Tuesday, April 17, 2007

Excerpt: Adrift on an Ice-Pan by Wilfred Thomason Grenfell, installment #4

The following excerpt is from Adrift on an Ice-Pan by Wilfred Thomason Grenfell. A true account of Grenfell's near death experience, the story was first published in 1909 by Houghton Mifflin Company. The unabridged audio edition narrated by Chris Brookes, Jay Roberts and Janis Spence is available from rattlingbooks.com


It was impossible to make any progress through the sish ice by swimming, so I lay there and thought all would soon be over, only wondering if any one would ever know how it happened. There was no particular horror attached to it, and in fact I began to feel drowsy, as if I could easily go to sleep, when suddenly I saw the trace of another big dog that had himself gone through before he reached the pan, and though he was close to it was quite unable to force his way out. Along this I hauled myself, using him as a bow anchor, but mch bothered by the other dogs as I passed them, one of which got on my shoulder, pushing me farther down into the ice. There was only a yard or so more when I had passed my living anchor, and soon I lay with my dogs around me on the little piece of slob ice. I had to help them on to it, working them through the lane that I had made.

The piece of ice we were on was so small it was obvious we must soon all be drowned, if we remained upon it as it drifted seaward into more open water. If we were to save our lives, no time was to be lost. When I stood up, I could see about twenty yards away a larger pan floating amidst the sish, like a great flat raft, and if we could get on to it we should postpone at least for a time the death that already seemed almost inevitable. It was impossible to reach it with0ut a life line, as I had already learned to my cost, and the next problem was how to get one there. Marvelous to relate, when I had first fallen through, after I had cut the dogs a drift without any hope let of saving myself, I had not let my knife sink, but had fastened it by two half hitches to the back of one of the dogs. To my great joy there it was still, and shortly I was at work cutting all the sealskin traces still hanging from the dogs' harnesses, and splicing them together into one long line. These I divided and fastened to the backs of my two leaders, tying the near ends round my two wrists. I then pointed out to “Brin” the pan I wanted to reach and tried my best to make them go ahead, giving them the full length of my lines from two coils. My long sealskin moccasins, reaching to my thigh, were full of ice and water. These I took off and tied separately on the dogs' backs. My coat, hat, gloves, and overalls I had already lost. At fist, nothing would induce the two dogs to move, and though I threw them off the pan two or three times, they struggled back upon it, which perhaps was only natural, because as soon as they fell through they could see nowhere else to make for. To me, however, this seemed to spell “the end.” Fortunately, I had with me a small black spaniel, almost a featherweight, with large furry paws, called “Jack,” who acts as my mascot and incidentally as my retriever. This at once flashed into my mind, and I felt I had still one more chance for life. So I spoke, to him and showed him the direction, and then threw a piece of ice toward the desired goal. Without a moment's hesitation he made a dash for it, and to my great joy got there safely, the tough scale of sea ice carrying his weight bravely. At once I shouted to him to “lie down,” and this, too, he immediately did, looking like a little black fuzz ball on the white setting.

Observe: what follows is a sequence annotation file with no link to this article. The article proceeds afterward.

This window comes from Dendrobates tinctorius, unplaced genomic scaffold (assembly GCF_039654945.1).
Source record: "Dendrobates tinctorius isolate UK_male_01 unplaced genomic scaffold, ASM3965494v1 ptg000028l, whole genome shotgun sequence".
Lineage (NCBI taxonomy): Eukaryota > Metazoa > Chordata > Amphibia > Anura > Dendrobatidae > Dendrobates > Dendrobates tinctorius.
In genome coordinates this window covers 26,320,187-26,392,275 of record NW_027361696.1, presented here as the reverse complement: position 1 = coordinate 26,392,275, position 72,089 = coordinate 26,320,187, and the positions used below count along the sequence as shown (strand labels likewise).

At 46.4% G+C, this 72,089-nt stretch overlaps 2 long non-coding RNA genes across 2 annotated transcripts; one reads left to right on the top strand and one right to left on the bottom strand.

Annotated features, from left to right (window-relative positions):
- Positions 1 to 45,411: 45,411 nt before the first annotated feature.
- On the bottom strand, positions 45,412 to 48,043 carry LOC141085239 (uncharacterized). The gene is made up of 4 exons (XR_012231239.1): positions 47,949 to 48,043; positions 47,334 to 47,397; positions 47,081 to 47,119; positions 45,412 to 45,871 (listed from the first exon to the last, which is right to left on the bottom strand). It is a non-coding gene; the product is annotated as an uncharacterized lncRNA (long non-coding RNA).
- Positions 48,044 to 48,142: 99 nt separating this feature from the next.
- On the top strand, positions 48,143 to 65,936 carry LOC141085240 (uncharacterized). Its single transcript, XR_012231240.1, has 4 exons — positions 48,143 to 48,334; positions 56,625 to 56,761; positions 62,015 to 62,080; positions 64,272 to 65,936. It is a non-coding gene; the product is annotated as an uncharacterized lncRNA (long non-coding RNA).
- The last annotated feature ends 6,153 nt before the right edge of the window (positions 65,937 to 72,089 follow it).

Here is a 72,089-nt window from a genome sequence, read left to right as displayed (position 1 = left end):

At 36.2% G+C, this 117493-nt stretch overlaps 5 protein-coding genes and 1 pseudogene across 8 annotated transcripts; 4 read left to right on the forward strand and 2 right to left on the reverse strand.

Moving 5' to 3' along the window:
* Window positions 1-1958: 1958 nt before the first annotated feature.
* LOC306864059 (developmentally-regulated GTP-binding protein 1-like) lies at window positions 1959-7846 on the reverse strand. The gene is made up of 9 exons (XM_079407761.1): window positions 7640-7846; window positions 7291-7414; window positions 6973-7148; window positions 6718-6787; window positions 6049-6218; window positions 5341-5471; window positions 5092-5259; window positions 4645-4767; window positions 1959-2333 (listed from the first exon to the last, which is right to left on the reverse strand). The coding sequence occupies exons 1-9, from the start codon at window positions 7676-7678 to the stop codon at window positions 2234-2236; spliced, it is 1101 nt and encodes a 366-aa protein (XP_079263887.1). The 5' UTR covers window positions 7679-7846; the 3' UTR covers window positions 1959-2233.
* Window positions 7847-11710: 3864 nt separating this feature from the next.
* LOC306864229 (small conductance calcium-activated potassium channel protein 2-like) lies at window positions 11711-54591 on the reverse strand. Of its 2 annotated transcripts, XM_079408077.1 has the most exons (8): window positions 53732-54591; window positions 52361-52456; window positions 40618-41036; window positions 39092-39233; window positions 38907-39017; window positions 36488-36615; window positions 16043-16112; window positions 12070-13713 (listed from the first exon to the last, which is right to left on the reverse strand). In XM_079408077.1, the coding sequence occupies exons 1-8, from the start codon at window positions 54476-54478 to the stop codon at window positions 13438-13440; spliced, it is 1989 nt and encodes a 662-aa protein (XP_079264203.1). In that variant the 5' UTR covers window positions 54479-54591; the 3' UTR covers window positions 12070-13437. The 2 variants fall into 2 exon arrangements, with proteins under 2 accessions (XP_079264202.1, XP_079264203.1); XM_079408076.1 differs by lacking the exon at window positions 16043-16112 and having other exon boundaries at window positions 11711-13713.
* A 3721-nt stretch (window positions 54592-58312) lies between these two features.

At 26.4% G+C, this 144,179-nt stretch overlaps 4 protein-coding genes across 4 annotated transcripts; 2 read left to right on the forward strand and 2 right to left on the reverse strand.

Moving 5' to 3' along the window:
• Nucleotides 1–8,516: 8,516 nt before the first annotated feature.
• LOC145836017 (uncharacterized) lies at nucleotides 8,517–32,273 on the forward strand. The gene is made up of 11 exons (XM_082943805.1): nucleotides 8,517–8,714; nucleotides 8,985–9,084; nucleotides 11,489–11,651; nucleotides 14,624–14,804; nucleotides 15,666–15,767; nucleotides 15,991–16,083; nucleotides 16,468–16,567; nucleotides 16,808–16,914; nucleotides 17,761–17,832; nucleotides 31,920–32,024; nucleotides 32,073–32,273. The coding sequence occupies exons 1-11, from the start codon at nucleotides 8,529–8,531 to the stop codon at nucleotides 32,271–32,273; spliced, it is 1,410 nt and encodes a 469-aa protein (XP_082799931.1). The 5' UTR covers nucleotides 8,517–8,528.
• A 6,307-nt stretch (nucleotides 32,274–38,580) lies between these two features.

My leaders could now see him seated there on the new piece of floe, and when once more I threw them off they understood what I wanted, and fought their way to where they saw the spaniel, carrying with them the line that gave me the one chance for my life. The other dogs followed them, and after painful struggling, all got out again except one. Taking all the run that I could get on my little pan, I made a dive, slithering with the impetus along the surface till once more I sank through. After a long fight, however, I was able to haul myself by the long traces on to this new pan, having taken carre beforehand to tie the harnesses to which I was holding under the dogs' bellies, so that they could not slip them off. But alas! The pan I was now on was not large enough to bear us and was already beginning to sink, so this process had to be repeated immediately.

I now realized that, though we had been working toward the shore, we had been losing ground all the time, for the off-shore wind had already driven us a hundred yards farther out. But the widening gap kept full of the pounded ice, through which no man could possibly go.

To be continued.